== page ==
by Julia Belluz on April 16, 2015 (voxmedia.com)
(read more at http://www.vox.com/2015/4/16/8412427/dr-oz-health-claims)
Dr. RESHEF’s Comment:
I like the “old” Dr. Oz, trying to inject common sense and scientific sense into medical matters. Unfortunately, the “new” Dr. Oz has become intoxicated by his own fame and uses the media as a platform for promoting a mixture of junk science and good medicine. Adoring viewers often can’t tell the difference. NOT GOOD!
It’s a dark and biting March morning on Manhattan’s Upper West Side. Lilly is standing outside ABC’s brick studio building, waiting to be let in to watch a live taping of Dr. Mehmet Oz’s television show.
“I’ve been here since 7 am,” she says.
Though the sun is barely out, her phone is buzzing with text messages from nearly every member of her family — all Oz-lovers excited about her peek behind the curtain.
They’re not alone. Dr. Oz is arguably the most influential health professional in America. The Dr. Oz Show, which started in 2009, has an average audience of more than 4 million people each day in 118 countries. He has his own magazine (The Good Life) and syndicated columns that have run in the most widely read periodicals in North America. He has radio segments, about a dozen books, and the show’s website — a go-to resource on medical questions for millions. He has millions of followers on his Facebook, Twitter, Pinterest, and YouTube accounts, and a starring role on the new medical reality show NY Med. Across all these channels, he preaches the same message: you can take control of your health with simple tricks and natural remedies.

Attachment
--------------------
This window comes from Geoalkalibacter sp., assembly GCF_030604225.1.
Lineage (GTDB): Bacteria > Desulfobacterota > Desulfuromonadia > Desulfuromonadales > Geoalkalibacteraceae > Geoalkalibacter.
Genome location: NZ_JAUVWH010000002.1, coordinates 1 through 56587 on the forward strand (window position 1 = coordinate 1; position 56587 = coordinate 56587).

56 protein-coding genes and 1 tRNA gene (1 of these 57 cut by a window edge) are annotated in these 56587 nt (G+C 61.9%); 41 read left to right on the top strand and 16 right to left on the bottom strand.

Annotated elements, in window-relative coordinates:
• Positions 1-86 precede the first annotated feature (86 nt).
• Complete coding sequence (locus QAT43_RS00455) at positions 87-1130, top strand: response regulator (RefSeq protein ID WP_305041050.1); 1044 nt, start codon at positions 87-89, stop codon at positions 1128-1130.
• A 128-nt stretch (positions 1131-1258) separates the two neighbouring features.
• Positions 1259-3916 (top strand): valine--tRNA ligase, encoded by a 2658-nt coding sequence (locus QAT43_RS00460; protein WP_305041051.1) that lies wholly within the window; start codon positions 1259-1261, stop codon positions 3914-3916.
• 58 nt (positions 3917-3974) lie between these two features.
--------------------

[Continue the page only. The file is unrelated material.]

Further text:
Parts of Dr. Oz’s message have come under fire recently from the federal government and the scientific community for deviating too far from established medical fact. This scrutiny, however, hasn’t cooled the ardor of fans like Lilly.
“He has this practical, common-sense use of things on the planet to stay healthy,” she says. “It’s not about popping pills or using medication.”
After covering Oz for several years, I’m fascinated by him. How did a gifted, award-winning cardiothoracic surgeon with credentials from three Ivy League schools become a TV star who promotes belly-fat busters and anti-aging tricks? I’m also intrigued by the hold he has on his fans. Why do so many people place their trust — and their health — in the hands of a TV personality? What does his popularity say about Americans’ attitudes toward science?
I spoke to dozens of Oz’s colleagues, mentors, and other health professionals who have been touched by the surgeon or his work, some who’ve known the man since his early days fresh out of the University of Pennsylvania and Harvard. I read his early books. I talked to his fans — including my own mother. I found out that the roots of Oz’s experimentation with alternative techniques go all the way back to his childhood, and that his departures from evidence-based medicine have gotten more extreme as he’s become more famous. I also learned that the making of Dr. Oz says more about America’s approach to health than it does about its most famous doctor…